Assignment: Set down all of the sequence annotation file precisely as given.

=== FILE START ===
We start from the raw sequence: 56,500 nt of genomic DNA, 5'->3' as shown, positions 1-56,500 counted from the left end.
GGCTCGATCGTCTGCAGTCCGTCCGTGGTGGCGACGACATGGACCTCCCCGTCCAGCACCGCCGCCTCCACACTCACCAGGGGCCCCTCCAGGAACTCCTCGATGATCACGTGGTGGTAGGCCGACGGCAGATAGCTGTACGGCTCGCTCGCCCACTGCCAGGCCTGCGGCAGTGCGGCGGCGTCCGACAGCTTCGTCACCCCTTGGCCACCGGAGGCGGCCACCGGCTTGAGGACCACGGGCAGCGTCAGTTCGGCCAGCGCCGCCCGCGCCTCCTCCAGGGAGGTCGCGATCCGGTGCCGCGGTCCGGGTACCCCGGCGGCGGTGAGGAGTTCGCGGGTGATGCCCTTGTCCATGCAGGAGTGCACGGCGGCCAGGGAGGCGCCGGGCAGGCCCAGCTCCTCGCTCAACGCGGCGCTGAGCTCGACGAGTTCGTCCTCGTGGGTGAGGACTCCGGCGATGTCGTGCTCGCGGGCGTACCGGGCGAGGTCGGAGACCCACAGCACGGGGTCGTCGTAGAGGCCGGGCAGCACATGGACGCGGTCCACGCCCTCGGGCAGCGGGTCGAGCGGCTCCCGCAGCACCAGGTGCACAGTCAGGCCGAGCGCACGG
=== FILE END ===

We start from the raw sequence: 56,500 nt of genomic DNA, 5'->3' as shown, positions 1-56,500 counted from the left end.
GGCTCGATCGTCTGCAGTCCGTCCGTGGTGGCGACGACATGGACCTCCCCGTCCAGCACCGCCGCCTCCACACTCACCAGGGGCCCCTCCAGGAACTCCTCGATGATCACGTGGTGGTAGGCCGACGGCAGATAGCTGTACGGCTCGCTCGCCCACTGCCAGGCCTGCGGCAGTGCGGCGGCGTCCGACAGCTTCGTCACCCCTTGGCCACCGGAGGCGGCCACCGGCTTGAGGACCACGGGCAGCGTCAGTTCGGCCAGCGCCGCCCGCGCCTCCTCCAGGGAGGTCGCGATCCGGTGCCGCGGTCCGGGTACCCCGGCGGCGGTGAGGAGTTCGCGGGTGATGCCCTTGTCCATGCAGGAGTGCACGGCGGCCAGGGAGGCGCCGGGCAGGCCCAGCTCCTCGCTCAACGCGGCGCTGAGCTCGACGAGTTCGTCCTCGTGGGTGAGGACTCCGGCGATGTCGTGCTCGCGGGCGTACCGGGCGAGGTCGGAGACCCACAGCACGGGGTCGTCGTAGAGGCCGGGCAGCACATGGACGCGGTCCACGCCCTCGGGCAGCGGGTCGAGCGGCTCCCGCAGCACCAGGTGCACAGTCAGGCCGAGCGCACGG